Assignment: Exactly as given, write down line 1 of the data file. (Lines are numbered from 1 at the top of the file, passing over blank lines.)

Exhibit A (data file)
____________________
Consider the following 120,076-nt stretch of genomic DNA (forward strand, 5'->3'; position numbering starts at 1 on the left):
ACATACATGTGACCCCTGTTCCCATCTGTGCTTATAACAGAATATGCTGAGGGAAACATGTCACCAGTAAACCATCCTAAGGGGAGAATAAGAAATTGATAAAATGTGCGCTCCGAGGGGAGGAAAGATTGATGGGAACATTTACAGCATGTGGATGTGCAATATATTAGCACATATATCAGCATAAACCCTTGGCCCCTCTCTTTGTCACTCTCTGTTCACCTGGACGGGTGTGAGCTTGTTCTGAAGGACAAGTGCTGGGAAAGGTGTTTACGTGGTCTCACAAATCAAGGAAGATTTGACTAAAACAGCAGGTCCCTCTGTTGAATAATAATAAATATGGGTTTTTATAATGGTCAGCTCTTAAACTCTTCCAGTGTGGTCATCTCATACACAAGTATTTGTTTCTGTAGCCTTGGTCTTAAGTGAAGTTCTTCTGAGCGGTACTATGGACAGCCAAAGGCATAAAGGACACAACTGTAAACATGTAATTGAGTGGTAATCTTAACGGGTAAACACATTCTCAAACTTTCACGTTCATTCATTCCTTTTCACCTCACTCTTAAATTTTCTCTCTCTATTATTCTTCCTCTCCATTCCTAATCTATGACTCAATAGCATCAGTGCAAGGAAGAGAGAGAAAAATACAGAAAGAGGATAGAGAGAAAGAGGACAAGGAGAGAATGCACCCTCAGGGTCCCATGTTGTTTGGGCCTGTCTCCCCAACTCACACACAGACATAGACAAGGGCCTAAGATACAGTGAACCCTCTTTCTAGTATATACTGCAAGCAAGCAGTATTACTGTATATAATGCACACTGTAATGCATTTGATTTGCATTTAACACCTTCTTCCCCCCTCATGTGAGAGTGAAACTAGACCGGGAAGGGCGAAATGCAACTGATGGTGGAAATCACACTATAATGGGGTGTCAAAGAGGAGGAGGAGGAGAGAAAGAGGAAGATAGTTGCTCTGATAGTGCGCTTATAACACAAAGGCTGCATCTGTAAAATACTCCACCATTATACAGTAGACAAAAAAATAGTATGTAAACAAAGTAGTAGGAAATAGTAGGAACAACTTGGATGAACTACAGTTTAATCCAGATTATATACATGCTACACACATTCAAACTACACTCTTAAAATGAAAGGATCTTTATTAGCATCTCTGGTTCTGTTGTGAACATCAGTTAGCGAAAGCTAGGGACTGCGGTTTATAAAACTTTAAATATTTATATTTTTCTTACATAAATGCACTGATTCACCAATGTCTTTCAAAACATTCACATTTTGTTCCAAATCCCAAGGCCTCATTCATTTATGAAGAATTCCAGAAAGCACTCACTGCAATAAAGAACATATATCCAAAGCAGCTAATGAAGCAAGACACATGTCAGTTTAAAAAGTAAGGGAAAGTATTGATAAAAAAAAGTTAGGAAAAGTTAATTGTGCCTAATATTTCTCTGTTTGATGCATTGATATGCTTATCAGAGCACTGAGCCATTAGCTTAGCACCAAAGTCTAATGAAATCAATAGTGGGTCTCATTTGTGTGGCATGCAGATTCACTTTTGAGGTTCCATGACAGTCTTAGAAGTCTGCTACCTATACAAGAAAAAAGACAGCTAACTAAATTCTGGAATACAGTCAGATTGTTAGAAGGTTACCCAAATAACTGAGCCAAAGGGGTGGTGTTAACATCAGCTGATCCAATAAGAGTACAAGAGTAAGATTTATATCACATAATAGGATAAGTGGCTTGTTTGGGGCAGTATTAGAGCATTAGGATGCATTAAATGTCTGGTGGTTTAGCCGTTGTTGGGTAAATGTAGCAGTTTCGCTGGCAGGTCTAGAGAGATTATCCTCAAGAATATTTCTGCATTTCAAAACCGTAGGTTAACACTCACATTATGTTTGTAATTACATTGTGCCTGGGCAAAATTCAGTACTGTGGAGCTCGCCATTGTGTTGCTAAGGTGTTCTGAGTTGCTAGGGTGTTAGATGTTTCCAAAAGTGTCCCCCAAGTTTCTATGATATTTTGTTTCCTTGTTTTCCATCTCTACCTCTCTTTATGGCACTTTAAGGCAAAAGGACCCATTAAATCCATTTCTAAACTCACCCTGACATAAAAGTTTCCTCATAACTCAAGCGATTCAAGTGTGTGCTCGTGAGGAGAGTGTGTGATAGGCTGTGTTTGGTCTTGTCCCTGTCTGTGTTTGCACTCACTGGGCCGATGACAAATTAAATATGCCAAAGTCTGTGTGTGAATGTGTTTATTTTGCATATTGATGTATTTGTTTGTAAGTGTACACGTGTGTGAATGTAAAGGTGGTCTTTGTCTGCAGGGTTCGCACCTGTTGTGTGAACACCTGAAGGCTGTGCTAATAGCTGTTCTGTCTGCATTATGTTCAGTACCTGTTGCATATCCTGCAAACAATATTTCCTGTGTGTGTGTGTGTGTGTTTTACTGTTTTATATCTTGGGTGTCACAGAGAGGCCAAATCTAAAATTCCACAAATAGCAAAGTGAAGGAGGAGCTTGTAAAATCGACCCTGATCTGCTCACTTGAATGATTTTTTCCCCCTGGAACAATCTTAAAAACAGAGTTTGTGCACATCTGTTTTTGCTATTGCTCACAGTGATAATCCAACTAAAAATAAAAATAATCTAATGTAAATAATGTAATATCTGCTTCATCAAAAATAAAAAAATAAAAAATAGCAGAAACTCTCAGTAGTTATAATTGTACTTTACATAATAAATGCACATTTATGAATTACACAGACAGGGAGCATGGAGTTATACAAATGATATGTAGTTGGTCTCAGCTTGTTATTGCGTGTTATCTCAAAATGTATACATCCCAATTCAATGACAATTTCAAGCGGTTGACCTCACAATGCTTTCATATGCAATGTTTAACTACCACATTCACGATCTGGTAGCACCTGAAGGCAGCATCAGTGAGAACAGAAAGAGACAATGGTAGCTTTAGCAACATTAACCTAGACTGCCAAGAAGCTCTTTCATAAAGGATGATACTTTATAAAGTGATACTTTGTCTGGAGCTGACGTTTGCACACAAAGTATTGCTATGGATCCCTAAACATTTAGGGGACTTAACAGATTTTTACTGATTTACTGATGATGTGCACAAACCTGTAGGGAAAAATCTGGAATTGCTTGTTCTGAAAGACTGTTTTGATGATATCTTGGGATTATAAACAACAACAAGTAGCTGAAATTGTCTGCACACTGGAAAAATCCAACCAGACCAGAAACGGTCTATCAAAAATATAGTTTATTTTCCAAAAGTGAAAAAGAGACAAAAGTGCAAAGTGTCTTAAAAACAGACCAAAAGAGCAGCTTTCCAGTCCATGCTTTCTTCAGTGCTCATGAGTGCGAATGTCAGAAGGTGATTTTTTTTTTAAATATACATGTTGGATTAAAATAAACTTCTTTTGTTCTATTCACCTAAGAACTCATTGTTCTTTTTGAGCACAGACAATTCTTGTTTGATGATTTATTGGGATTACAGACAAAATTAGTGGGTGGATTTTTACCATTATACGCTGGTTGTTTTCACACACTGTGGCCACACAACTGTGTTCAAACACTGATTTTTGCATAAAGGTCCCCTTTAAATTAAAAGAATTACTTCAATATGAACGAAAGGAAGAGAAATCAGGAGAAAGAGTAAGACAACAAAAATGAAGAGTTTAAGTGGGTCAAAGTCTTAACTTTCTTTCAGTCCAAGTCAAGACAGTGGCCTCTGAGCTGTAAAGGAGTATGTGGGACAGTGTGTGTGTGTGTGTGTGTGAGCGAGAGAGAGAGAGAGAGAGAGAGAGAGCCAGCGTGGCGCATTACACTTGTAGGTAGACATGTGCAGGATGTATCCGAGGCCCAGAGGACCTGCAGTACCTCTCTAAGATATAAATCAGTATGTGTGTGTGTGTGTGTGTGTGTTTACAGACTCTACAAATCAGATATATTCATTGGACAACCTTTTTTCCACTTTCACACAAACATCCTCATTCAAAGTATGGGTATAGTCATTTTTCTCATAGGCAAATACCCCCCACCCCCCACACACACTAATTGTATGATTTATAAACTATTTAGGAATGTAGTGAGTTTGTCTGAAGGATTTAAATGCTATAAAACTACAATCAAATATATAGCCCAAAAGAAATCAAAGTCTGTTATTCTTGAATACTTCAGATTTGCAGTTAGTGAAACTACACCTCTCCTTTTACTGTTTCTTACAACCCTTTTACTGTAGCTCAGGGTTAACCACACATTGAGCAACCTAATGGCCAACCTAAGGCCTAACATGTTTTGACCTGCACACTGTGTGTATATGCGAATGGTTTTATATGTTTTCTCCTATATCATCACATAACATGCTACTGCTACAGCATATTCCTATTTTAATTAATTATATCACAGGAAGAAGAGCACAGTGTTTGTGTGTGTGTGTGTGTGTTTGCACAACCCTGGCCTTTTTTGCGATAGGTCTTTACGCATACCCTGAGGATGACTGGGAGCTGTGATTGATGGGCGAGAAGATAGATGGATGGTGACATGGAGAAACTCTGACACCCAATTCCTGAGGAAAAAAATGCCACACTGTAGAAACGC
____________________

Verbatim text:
Consider the following 120,076-nt stretch of genomic DNA (forward strand, 5'->3'; position numbering starts at 1 on the left):